Sunday, November 10, 2019

Analysis of Zora Neale Hurston’s Spunk Essay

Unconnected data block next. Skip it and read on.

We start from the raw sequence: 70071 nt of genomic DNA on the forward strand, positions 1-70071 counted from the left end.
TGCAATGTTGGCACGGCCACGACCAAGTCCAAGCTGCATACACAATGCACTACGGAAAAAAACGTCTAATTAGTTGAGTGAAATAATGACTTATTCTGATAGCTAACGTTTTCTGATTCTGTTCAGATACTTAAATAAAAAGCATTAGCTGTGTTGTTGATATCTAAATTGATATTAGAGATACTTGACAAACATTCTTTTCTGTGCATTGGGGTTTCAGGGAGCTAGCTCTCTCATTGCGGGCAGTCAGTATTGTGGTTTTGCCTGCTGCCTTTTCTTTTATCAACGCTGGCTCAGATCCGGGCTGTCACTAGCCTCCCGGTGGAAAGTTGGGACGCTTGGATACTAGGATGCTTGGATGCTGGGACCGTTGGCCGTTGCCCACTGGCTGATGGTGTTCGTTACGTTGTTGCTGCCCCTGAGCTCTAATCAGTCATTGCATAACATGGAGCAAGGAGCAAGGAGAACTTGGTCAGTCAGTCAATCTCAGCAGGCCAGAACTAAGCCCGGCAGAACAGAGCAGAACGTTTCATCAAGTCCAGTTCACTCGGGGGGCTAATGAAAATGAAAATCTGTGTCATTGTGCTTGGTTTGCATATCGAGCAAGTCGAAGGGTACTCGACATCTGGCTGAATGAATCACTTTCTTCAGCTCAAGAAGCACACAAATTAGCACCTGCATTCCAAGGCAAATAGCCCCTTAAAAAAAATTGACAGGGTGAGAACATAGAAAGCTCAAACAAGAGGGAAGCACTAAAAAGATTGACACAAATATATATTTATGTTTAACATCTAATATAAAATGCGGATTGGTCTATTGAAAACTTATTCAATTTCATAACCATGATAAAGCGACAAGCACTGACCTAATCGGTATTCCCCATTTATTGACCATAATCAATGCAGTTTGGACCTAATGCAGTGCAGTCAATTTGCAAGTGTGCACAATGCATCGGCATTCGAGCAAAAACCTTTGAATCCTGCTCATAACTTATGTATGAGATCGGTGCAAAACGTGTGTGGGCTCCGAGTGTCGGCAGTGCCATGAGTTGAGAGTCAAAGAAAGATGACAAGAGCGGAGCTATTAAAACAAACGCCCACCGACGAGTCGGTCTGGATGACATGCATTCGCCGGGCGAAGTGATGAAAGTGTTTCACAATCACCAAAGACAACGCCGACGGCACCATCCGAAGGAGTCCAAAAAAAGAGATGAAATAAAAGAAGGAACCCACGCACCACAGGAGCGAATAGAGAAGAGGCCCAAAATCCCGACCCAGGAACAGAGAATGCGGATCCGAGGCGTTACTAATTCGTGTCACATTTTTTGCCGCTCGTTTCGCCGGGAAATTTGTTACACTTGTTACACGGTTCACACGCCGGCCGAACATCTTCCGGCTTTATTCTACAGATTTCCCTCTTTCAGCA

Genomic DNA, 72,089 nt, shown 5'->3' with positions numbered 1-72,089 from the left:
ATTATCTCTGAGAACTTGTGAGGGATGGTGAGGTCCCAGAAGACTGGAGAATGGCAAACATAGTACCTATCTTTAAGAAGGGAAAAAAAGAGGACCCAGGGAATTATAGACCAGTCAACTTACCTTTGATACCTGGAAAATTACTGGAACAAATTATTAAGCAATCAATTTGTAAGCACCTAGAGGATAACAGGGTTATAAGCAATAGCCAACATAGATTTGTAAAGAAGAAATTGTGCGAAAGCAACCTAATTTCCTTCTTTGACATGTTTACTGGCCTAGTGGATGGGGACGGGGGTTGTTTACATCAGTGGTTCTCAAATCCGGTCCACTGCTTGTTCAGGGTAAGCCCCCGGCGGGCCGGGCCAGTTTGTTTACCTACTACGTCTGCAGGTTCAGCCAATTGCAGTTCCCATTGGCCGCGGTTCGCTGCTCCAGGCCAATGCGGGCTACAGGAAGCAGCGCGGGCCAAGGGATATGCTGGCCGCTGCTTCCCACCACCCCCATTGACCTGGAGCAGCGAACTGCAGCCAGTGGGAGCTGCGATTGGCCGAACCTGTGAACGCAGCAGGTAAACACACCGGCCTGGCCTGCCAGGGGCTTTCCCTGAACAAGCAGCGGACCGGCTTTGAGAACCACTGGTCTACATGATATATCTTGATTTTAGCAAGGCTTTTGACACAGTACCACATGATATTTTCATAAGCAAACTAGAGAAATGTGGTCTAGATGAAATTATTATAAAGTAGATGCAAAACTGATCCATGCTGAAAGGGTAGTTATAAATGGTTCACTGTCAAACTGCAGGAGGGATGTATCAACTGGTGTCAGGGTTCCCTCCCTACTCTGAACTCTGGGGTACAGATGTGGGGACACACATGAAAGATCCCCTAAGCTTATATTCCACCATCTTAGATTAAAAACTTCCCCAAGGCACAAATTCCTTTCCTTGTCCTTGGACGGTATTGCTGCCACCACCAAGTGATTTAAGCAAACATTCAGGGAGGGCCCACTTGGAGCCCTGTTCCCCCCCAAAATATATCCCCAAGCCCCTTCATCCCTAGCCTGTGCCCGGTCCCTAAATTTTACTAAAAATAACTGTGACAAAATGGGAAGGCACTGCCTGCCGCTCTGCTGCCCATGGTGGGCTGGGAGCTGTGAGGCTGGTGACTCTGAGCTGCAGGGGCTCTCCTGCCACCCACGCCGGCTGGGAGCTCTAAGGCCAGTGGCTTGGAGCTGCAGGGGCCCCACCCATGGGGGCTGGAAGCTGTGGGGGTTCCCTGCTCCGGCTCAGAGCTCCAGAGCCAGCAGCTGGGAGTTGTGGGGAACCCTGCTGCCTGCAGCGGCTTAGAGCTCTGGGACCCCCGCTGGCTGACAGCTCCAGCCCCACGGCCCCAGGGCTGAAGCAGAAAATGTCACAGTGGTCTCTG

Zora Neale Hurston’s use of language in her short story Spunk allows the reader to become part of the community in which this story takes place. The story is told from the point of view of the characters, and Hurston writes the dialogue in their broken English dialect. Although the language is somewhat difficult to understand initially, it adds to the mystique of the story. Spunk is a story about a man that steals another man’s wife, kills the woman’s husband and then he ends up dying from an accident at the saw mill. Spunk believed that it was Lena’s husband, Joe Kanty, who shoved him into the circular saw, and the people in the village agreed that Joe Kanty had come back to get revenge. The language used by the characters helps to establish the setting of the story and gives the reader an understanding of why voodoo is a plausible explanation for the outcome. â€Å"Looka theah folkses!† is what Elijah Mosley states to the others in the store. This is the first indication that the characters in this short story are not the most educated, and are probably from some small backwoods town. We quickly get confirmation of this when we learn that he is alerting them that Spunk Banks, a giant, brown-skinned man, â€Å"who aint skeered of nothin’ on God’s green footstool†, is sauntering up the one street in the village, with a small pretty woman clinging lovingly to his arm. Clearly, the store is where people hang out, and everyone knows that the woman with Spunk is Lena Kanty, Joe’s wife. Coming from a large city, I would not expect everyone to know each other, so seeing a couple walking down the street would not be significant to me. In this context however, I understand that something is not right and trouble is coming. When Joe walked in to the store, the talking ceased; the men looked at each other and winked. â€Å"Say, Joe, how’s everything up yo’ way? How’s yo’ wife?† asked Elijah. Spoken like a friend, but it is clear that he is trying to start some mess. â€Å"Aw â€Å"Lige, you oughtn’t to do nothin’ like that† Walter grumbled. This dialogue makes the conflict between Spunk and Joe very clear. Not only does Joe know that his wife is going out with Spunk, but everybody in the town knows. This is a brilliant way to draw the reader into the story; we feel bad for Joe. His pride is at stake and he has no alternative but to take some action against Spunk. Joe knows that his razor is no match for Spunk’s gun, but his back is against the wall. He is the laughing stock of the town because Spunk has made a fool of him. â€Å"Well,† Spunk announced calmly, â€Å"Joe come out there wid  a meatax an’ made me kill him.† The men glared at Elijah, accusingly. His words had pushed Joe to do something and Spunk had killed him. Now that Joe was dead, the expectation would be for Spunk and Lena to move forward with their relationship. â€Å"Joe’s death was a clear case of self defense, the trial was a short one, and Spunk walked out of the court house to freedom again†. Spunk was free, but now the excitement begins. Zora Neale Hurston uses symbolism to introduce the reader to the world of voodoo. Hurston had visited Haiti and Jamaica in the 1930s and had become very interested in the practice of voodoo. Elijah tells us in the story that Spunk sees a black bob-cat that â€Å"looked him in the eye, an’ howled right at him†. The thing got Spunk so nervoused up he couldn’t shoot. Spunk says it was Joe done sneaked back from Hell!† Later in the story, Elijah tells us that Spunk dies from being cut by the saw and Spunk believed that Joe had pushed him in the back. Elijah believed it too. Revenge is a powerful emotion and in this story, it is the best explanation for Spunk’s death. Based on the dynamics of the town, everyone believed it to be possible that Joe caused Spunk’s death. Because they believed it, I believed it. It is their world. Zora Neal Hurston was criticized by other African American writers for her use of dialect and folk speech. Richard Wright was one of her harshest critics and likened Hurston’s technique â€Å"to that of a minstrel show designed to appease a white audience† ( the time frame, the Harlem Renaissance, it is understandable that Zora Neale Hurston may be criticized. The Harlem Renaissance was a cultural movement which redefined how America, and the world, viewed African Americans, so her folk speech could be seen as perpetuating main stream society’s view of African Americans as ignorant and incapable of speaking in complete sentences. However, others, such as philosopher and critic Alain Locke, praised her. He considered Hurston’s â€Å"gift for poetic phrase and rare dialect, a welcome replacement for so much faulty local color fiction about Negroes† ( The language in this short story allowed the reader to enter this community and gain an understanding of their world.

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